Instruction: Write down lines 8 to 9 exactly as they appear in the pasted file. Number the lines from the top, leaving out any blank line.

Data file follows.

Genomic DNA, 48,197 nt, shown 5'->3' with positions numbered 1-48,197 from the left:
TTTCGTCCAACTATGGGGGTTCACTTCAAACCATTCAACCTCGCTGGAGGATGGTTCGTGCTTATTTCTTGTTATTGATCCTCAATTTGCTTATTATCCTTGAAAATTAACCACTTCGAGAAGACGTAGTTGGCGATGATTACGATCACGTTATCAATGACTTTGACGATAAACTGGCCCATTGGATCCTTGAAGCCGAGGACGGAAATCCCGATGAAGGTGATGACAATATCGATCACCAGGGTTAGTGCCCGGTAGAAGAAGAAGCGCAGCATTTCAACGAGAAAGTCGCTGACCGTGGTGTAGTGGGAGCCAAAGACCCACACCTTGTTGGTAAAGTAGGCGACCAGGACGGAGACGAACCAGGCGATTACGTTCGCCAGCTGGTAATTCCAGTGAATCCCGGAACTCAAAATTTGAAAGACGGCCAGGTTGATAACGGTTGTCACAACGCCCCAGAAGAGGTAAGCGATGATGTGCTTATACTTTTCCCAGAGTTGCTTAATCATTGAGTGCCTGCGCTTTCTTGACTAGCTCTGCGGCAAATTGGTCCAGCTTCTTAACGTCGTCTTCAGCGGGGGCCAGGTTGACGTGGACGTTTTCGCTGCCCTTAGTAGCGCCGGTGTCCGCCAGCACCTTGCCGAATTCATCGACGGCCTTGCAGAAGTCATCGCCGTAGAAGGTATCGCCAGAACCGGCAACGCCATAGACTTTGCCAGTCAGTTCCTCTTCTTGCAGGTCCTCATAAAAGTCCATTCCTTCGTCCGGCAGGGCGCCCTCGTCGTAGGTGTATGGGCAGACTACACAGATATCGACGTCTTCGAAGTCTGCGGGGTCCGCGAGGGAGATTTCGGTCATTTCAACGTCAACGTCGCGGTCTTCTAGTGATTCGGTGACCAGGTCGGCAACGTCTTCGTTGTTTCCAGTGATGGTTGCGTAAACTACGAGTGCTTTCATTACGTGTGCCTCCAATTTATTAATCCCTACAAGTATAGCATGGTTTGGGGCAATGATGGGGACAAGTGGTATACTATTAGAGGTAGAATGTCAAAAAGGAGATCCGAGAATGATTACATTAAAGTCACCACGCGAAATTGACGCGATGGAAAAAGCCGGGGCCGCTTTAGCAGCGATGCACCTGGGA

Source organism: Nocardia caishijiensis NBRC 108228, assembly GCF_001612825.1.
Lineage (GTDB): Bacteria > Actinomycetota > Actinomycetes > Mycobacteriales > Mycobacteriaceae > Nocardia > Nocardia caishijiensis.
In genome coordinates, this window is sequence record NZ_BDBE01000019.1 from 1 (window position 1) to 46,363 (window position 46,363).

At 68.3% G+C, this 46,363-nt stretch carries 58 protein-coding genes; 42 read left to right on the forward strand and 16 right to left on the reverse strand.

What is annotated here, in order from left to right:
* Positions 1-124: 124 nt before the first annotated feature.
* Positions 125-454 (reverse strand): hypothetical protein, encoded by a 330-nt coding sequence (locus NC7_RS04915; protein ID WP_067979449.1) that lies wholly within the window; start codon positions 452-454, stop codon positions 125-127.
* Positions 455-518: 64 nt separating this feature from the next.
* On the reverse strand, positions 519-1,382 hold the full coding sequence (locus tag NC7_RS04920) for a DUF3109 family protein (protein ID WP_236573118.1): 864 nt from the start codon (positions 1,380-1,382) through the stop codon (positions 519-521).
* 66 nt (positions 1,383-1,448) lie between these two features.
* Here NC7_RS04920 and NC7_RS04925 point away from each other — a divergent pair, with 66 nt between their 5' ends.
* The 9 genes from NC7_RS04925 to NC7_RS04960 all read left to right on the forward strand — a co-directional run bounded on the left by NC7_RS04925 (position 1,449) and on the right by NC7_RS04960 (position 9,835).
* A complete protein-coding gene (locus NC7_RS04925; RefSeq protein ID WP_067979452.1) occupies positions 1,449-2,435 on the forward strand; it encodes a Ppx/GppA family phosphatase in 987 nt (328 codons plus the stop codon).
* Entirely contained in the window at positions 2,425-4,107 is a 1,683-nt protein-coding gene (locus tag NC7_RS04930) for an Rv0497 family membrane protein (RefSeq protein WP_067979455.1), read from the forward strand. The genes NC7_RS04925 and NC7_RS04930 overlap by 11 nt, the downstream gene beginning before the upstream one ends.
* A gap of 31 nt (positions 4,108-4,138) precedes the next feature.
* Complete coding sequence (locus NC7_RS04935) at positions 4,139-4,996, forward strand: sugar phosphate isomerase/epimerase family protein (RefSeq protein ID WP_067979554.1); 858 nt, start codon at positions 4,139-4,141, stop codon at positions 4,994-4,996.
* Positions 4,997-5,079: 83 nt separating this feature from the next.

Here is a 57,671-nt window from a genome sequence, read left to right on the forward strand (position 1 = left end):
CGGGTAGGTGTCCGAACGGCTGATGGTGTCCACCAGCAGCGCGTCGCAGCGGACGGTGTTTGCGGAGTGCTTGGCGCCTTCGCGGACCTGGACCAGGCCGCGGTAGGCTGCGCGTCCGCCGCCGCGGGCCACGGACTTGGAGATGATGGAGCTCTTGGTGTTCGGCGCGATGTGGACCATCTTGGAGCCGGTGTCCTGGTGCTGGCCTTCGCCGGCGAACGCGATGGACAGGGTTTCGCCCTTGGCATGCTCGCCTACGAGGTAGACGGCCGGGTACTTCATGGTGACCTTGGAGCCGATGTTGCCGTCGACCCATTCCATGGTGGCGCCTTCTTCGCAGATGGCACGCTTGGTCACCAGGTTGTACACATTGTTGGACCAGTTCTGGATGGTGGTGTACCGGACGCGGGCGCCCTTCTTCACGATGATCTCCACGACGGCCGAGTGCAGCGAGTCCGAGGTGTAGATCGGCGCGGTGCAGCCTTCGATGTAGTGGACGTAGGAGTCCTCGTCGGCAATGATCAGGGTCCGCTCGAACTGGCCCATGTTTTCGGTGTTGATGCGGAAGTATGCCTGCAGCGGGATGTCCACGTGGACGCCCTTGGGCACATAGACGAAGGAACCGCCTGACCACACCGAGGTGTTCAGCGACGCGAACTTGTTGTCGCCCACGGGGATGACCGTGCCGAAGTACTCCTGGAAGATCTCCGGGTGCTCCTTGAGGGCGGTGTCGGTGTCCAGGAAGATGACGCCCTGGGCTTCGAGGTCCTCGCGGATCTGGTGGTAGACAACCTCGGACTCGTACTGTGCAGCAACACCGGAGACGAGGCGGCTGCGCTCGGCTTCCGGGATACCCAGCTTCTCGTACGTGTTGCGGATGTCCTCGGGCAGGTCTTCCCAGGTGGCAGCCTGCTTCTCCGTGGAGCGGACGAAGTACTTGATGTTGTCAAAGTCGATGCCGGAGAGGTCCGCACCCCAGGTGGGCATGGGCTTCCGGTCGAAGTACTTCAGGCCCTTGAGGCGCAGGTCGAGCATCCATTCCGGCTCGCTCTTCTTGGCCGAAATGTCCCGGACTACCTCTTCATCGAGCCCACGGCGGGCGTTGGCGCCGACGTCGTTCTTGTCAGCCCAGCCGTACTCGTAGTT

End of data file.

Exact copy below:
* Positions 1-124: 124 nt before the first annotated feature.
* Positions 125-454 (reverse strand): hypothetical protein, encoded by a 330-nt coding sequence (locus NC7_RS04915; protein ID WP_067979449.1) that lies wholly within the window; start codon positions 452-454, stop codon positions 125-127.